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Showing content with the highest reputation on 01/26/2021 in Posts

  1. I think they confused eagles with porcupines…
    4 points
  2. One for fun from today, quite a look!!
    4 points
  3. That writing is almost too small for me to read!
    3 points
  4. I’m happy with how this Chickadee shot turned out despite the overcast conditions.
    2 points
  5. Things like thickness of streaking and gizz will come with more experience. It’s crazy how being around birds with make you be able to ID some of the trickier ones without thinking too hard!
    2 points
  6. Coyotes don’t pray as much in the winter? I didn’t know they prayed! Are they Christians?
    2 points
  7. @Seanbirdsthanks for the sentiment! Honestly, I had a great time regardless, was able to add 11 lifers, ID'd 50 species that day (with the help of some imported fancy birders from California there for the Spotted Rail), and generally just enjoyed the masked and socially distanced opportunity to run into some serious birders in real life for once. Lots of interesting people there (10 - 20 or so at any given point, spread out around the "75-Acre Lake" in question), so pretty new & exciting stuff to me in any case. Sadly, I didn't find any whatbird-ers out there, but I asked pretty much e
    2 points
  8. Lovely immature male Ruby-Throat! His red throat will grow in gradually. Also a tip: you shouldn't add red food coloring to the nectar. It is strongly suspected that it may be harmful to the birds because they drink huge quantities of nectar every day so the dose of color is much higher for them than for humans who drink colored drinks. It's not necessary - the birds will come to the feeder with clear nectar - so it's also not worth bothering with. Your feeder may have come with some nectar mix, which is usually colored; but it's ridiculously expensive to buy more. Just use plain white table s
    2 points
  9. 1. Gadwall 2. Least Sandpiper 3-4. Northern Pintail
    1 point
  10. I also met the Canada Jays at Crater Lake!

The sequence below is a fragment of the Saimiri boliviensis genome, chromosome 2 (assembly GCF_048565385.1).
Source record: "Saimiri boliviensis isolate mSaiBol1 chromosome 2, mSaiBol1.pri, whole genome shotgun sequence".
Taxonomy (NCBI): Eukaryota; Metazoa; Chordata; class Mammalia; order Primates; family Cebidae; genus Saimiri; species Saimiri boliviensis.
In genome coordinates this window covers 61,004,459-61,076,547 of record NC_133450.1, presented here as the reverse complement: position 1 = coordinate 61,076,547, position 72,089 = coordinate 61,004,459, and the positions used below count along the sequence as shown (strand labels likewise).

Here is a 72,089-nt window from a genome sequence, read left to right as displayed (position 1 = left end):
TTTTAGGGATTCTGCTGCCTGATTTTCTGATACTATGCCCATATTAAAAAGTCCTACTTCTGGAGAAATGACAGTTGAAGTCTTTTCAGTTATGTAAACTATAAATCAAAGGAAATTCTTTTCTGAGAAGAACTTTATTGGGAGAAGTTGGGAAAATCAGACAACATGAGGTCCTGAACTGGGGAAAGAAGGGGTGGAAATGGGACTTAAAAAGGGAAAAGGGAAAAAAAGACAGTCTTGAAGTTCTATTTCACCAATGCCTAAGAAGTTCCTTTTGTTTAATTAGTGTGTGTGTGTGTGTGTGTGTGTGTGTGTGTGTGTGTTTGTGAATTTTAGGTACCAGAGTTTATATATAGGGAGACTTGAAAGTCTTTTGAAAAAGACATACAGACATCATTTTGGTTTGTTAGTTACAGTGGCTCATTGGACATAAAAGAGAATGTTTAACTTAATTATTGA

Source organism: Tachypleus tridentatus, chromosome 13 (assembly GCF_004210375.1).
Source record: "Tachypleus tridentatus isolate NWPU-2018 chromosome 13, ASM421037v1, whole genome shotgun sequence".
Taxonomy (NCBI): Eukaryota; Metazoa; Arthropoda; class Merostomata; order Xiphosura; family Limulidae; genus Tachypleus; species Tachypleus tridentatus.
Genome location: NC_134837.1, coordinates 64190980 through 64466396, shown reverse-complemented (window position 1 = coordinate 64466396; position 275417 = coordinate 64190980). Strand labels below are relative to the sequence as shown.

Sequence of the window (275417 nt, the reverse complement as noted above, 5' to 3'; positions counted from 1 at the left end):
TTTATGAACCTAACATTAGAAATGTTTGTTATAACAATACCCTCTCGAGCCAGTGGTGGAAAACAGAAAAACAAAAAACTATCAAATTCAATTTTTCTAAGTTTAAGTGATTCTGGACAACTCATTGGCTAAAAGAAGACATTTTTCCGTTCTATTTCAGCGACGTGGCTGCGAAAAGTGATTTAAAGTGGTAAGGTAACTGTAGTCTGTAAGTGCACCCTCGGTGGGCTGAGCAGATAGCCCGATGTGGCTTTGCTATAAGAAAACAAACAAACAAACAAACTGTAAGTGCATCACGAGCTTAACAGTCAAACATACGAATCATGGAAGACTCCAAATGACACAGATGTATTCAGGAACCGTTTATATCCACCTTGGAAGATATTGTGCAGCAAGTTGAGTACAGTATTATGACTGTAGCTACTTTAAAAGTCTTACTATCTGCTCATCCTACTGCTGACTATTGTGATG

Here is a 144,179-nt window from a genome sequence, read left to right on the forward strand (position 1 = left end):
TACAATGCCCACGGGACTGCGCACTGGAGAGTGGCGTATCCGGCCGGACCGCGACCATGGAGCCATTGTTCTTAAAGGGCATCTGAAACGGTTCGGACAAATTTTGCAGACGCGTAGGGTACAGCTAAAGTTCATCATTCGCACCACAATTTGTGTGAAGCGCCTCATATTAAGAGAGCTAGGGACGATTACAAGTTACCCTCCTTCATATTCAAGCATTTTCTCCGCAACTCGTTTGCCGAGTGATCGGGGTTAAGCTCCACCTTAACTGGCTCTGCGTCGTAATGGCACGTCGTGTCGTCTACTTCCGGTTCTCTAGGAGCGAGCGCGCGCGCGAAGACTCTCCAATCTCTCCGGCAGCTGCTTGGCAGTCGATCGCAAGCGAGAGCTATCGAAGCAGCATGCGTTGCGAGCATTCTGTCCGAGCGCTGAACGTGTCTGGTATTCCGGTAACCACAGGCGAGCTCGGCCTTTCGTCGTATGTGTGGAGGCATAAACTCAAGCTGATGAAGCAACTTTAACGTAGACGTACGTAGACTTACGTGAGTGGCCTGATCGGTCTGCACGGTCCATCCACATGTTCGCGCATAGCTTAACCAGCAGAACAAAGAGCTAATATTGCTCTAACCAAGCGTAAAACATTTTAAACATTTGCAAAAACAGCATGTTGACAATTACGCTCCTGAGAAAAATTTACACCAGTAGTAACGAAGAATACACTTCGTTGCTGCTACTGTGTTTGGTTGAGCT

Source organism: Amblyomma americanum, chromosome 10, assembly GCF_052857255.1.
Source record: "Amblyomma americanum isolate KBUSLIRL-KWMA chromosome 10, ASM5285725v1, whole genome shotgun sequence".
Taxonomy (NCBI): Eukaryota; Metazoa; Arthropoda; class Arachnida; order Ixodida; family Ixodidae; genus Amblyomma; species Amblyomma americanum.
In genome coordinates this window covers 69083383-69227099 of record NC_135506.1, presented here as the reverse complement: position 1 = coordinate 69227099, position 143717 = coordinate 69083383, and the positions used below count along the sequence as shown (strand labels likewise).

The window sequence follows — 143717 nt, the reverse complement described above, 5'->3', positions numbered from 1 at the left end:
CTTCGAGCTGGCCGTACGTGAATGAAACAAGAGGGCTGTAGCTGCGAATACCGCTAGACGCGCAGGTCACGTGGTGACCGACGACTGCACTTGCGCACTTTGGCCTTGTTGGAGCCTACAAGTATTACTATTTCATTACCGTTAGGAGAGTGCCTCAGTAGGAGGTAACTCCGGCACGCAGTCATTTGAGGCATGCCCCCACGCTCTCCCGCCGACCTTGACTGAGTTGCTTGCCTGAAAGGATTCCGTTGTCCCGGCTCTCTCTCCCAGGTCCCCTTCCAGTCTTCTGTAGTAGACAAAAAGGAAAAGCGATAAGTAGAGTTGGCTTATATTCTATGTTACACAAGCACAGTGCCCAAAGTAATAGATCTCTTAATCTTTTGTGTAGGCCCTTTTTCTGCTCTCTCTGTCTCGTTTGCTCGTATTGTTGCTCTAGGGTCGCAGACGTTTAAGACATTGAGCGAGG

1 point
  11. Hi, I saw both of these birds at Crater Lake National Park (Oregon) in Dec. 2020 Being an east coaster I have no idea what they are - any help would be appreciated. Thanks!
    1 point
  12. The bottom right I’d say is a female gadwall based on the white on the wing. The other duck is a Northern Pintail
    1 point
  13. Slaty-backed Gull
    1 point
  14. They often give me this look.. 🙂
    1 point
  15. Isn't the 2nd a chickadee??
    1 point
  16. Yes, this is a Cooper's.
    1 point
  17. I'm thinking the same thing.
    1 point
  18. Got 150 today! White faced ibis!
    1 point
  19. More stick than bird but wanted one where you could actually see the yellow rump
    1 point
  20. That's what we Vermonters call a heat wave! For @Aaron thats probably tropical weather!
    1 point
  21. Yeah, looks large, like a female. @Seanbirdshere it’s goes again, @BobAdamekwelcome to whatbird! Feel free to post on any of the forums here! It’s a great site!
    1 point
  22. I think this is a Cooper’s.
    1 point
  23. I think you're right. I'm just learning. Streaking are streaking 'til ya see it differently. I just learned about commas and dark patagial underwing markings as definitive for red-tailed; I've been just looking at tails all these years. Too, I just noticed the red-shouldered in the pic I posted from allaboutbirds.org has light eyes; perhaps not yellow, but light. 😃
    1 point